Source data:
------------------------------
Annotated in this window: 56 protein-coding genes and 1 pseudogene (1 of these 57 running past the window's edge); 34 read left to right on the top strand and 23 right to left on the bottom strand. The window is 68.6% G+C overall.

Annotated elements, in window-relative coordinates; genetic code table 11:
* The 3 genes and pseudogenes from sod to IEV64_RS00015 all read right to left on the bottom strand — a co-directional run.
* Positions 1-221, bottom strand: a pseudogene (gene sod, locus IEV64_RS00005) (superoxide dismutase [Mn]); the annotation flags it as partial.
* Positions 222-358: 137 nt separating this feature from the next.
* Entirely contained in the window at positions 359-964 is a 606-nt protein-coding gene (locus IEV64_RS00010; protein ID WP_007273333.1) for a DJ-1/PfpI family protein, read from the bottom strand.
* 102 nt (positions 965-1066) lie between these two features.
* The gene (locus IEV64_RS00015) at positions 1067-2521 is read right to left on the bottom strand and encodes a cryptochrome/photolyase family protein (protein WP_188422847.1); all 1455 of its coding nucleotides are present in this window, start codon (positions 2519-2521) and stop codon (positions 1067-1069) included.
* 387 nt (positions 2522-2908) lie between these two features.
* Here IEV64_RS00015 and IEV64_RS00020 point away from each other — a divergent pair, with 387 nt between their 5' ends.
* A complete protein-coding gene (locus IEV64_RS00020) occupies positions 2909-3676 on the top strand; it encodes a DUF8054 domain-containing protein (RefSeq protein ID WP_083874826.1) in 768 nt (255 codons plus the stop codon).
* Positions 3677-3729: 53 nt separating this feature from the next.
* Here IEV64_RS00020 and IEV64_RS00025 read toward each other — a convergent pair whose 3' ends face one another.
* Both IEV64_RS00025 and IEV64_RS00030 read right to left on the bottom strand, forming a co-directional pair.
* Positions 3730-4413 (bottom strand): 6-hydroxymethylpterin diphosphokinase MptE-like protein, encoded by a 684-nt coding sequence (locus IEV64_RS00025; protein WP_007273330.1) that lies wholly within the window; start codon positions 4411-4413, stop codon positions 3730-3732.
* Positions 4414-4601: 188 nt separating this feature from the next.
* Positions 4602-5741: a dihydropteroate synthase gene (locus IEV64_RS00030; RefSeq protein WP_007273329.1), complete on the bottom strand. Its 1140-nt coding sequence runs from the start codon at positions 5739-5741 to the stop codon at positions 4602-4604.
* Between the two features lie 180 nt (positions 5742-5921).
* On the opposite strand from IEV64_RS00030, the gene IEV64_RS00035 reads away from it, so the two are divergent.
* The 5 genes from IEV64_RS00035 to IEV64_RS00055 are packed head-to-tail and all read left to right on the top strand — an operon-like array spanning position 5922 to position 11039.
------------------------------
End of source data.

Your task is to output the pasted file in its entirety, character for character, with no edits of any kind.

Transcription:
Annotated in this window: 56 protein-coding genes and 1 pseudogene (1 of these 57 running past the window's edge); 34 read left to right on the top strand and 23 right to left on the bottom strand. The window is 68.6% G+C overall.

Annotated elements, in window-relative coordinates; genetic code table 11:
* The 3 genes and pseudogenes from sod to IEV64_RS00015 all read right to left on the bottom strand — a co-directional run.
* Positions 1-221, bottom strand: a pseudogene (gene sod, locus IEV64_RS00005) (superoxide dismutase [Mn]); the annotation flags it as partial.
* Positions 222-358: 137 nt separating this feature from the next.
* Entirely contained in the window at positions 359-964 is a 606-nt protein-coding gene (locus IEV64_RS00010; protein ID WP_007273333.1) for a DJ-1/PfpI family protein, read from the bottom strand.
* 102 nt (positions 965-1066) lie between these two features.
* The gene (locus IEV64_RS00015) at positions 1067-2521 is read right to left on the bottom strand and encodes a cryptochrome/photolyase family protein (protein WP_188422847.1); all 1455 of its coding nucleotides are present in this window, start codon (positions 2519-2521) and stop codon (positions 1067-1069) included.
* 387 nt (positions 2522-2908) lie between these two features.
* Here IEV64_RS00015 and IEV64_RS00020 point away from each other — a divergent pair, with 387 nt between their 5' ends.
* A complete protein-coding gene (locus IEV64_RS00020) occupies positions 2909-3676 on the top strand; it encodes a DUF8054 domain-containing protein (RefSeq protein ID WP_083874826.1) in 768 nt (255 codons plus the stop codon).
* Positions 3677-3729: 53 nt separating this feature from the next.
* Here IEV64_RS00020 and IEV64_RS00025 read toward each other — a convergent pair whose 3' ends face one another.
* Both IEV64_RS00025 and IEV64_RS00030 read right to left on the bottom strand, forming a co-directional pair.
* Positions 3730-4413 (bottom strand): 6-hydroxymethylpterin diphosphokinase MptE-like protein, encoded by a 684-nt coding sequence (locus IEV64_RS00025; protein WP_007273330.1) that lies wholly within the window; start codon positions 4411-4413, stop codon positions 3730-3732.
* Positions 4414-4601: 188 nt separating this feature from the next.
* Positions 4602-5741: a dihydropteroate synthase gene (locus IEV64_RS00030; RefSeq protein WP_007273329.1), complete on the bottom strand. Its 1140-nt coding sequence runs from the start codon at positions 5739-5741 to the stop codon at positions 4602-4604.
* Between the two features lie 180 nt (positions 5742-5921).
* On the opposite strand from IEV64_RS00030, the gene IEV64_RS00035 reads away from it, so the two are divergent.
* The 5 genes from IEV64_RS00035 to IEV64_RS00055 are packed head-to-tail and all read left to right on the top strand — an operon-like array spanning position 5922 to position 11039.